When running in the browser, Superpowered sits on top of the Web Audio API's AudioContext. The AudioContext manages the streams to and from the computers audio hardware and also schedules the audio processing callback which we use to render our audio buffers with the Superpowered WebAssembly library.
We've created some helpers which will help you get audio up and running.
For a complete guide to getting setup, you may want to take a look at our guide:
// Most common: import Superpowered and the Superpowered Web Audio helper:
We've wrapped the standard AudioContext class with some helpers to streamline some common tasks when writing audio web applications. The SuperpoweredWebAudio class contains helper functions for easier Web Audio initialization. The returned objects are standard Web Audio objects without any quirks.
Please note that to enable Web Audio features on a page, you are required to be running from a secure context: HTTPS or localhost.
let firstInputSampleLeft = inputBuffer.array;
let firstInputSampleRight = inputBuffer.array;
In the low-level memory model of WebAssembly, memory is represented as a contiguous range of untyped bytes called Linear Memory, which is a standard ArrayBuffer.
Memory can be "allocated" in the Linear Memory, returning with a pointer to the allocated region, which can be used to represent an array of data, such as an array of floating point numbers. This pointer (aka address) is just a simple integer Number, the byte index inside the Linear Memory. For example, 0 represents the first byte in the Linear Memory, however Superpowered occupies this part and 0 means "NULL".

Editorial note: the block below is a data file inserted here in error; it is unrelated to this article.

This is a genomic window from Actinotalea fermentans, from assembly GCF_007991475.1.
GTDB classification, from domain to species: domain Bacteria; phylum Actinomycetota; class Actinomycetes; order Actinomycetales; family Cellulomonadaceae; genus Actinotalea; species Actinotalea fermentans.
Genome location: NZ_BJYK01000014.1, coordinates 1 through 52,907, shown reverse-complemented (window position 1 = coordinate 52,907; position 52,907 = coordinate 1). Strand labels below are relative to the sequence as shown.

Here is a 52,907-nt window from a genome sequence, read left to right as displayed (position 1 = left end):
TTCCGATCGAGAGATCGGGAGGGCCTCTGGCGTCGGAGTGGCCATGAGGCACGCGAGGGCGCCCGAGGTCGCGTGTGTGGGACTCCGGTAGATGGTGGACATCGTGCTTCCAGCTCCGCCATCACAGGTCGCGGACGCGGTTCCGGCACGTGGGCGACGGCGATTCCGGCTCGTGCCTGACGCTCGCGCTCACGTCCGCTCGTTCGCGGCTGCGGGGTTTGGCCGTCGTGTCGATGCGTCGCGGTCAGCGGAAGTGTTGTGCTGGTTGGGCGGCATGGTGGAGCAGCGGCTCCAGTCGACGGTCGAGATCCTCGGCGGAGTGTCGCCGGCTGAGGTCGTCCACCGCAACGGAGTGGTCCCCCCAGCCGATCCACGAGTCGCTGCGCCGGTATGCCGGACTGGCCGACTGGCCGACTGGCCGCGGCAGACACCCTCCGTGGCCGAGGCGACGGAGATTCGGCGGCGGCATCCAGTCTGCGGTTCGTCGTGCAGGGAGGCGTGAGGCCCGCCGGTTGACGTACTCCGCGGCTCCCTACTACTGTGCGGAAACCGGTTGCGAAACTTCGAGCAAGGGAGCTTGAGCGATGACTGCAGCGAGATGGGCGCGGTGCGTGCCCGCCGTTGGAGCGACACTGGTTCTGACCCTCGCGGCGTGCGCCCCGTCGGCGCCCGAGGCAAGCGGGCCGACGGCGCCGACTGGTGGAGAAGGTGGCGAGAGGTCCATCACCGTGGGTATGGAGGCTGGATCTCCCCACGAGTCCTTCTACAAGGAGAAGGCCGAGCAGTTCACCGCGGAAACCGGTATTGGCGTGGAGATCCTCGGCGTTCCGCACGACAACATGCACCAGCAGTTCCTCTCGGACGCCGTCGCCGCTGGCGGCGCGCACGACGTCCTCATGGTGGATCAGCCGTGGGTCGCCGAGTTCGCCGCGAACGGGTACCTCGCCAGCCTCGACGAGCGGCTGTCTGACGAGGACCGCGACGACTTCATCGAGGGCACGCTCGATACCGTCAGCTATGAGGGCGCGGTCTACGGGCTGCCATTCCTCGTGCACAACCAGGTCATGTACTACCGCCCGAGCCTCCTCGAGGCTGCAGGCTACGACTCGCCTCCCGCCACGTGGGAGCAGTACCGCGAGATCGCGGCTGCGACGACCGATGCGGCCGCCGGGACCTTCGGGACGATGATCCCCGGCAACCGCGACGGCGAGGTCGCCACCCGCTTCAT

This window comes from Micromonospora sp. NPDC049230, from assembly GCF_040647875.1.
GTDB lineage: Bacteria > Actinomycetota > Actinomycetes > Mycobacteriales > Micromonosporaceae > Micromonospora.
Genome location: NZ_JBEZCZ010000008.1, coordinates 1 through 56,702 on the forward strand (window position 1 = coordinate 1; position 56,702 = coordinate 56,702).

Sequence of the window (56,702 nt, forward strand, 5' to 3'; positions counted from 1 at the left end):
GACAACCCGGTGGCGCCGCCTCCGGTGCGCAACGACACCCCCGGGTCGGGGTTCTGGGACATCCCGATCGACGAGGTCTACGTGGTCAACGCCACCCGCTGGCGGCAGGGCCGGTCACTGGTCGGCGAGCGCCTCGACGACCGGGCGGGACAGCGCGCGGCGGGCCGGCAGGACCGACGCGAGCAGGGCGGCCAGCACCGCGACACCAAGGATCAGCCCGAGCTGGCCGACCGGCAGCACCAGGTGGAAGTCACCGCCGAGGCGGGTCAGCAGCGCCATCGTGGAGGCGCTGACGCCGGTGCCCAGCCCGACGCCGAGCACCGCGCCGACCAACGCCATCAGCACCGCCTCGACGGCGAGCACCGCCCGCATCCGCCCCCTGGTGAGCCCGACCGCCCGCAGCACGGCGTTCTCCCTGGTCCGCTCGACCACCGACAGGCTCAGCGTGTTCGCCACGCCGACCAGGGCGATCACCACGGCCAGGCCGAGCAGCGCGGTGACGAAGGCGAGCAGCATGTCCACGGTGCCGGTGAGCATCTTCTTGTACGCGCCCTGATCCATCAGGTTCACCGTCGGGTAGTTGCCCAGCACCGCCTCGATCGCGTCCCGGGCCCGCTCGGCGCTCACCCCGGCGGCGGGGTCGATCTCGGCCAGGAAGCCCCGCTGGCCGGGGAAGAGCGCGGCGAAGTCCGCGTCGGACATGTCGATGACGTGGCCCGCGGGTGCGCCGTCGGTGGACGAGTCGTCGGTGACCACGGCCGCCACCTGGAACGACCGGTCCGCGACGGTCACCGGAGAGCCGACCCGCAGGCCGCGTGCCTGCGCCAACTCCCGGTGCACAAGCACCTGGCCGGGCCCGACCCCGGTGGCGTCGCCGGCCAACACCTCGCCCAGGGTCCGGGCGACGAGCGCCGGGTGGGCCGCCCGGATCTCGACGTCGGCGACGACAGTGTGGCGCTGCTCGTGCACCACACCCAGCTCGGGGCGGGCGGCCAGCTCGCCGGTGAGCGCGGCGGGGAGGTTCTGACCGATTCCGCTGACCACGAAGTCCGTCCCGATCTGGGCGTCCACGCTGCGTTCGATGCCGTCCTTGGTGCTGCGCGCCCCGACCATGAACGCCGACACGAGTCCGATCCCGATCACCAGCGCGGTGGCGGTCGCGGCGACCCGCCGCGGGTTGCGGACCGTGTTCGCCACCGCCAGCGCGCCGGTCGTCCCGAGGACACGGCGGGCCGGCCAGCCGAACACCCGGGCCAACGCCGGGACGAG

let length =128;// We want the buffer to store 128 floating point numbers.
let pointer =Superpowered.malloc(length *4);// A floating point number is 4 bytes, therefore we allocate length * 4 bytes of memory.
// You can use "pointer" to pass audio to most Superpowered APIs.
let arrayView =newFloat32Array(
Superpowered.linearMemory,// Standard WebAssembly Module reference to the Linear Memory.
pointer,// The address of the allocated region.
length // The length of the region.
// Now this is possible:
// Deallocate the region when we don't need it anymore.
SuperpoweredGlue offers some special typed buffer APIs to make this allocation process a little bit easier:
// Total memory consumption in this example: 256 * 4 = 1024 bytes.
let someBuffer =newSuperpowered.Float32Buffer(256);
someBuffer.pointer;// Getting the linear memory index (pointer).
someBuffer.length;// Getting the length of the buffer (256).
someBuffer.array;// A Float32Array view of this buffer (standard TypedArray).
someBuffer.array=0.5;// Accessing the buffer as a Float32Array.
someBuffer.free();// Deallocate the buffer.
Creates a Superpowered.Uint8Buffer instance.
Length of buffer array.
Deallocate the buffer.
A Uint8Array view of this buffer (standard TypedArray).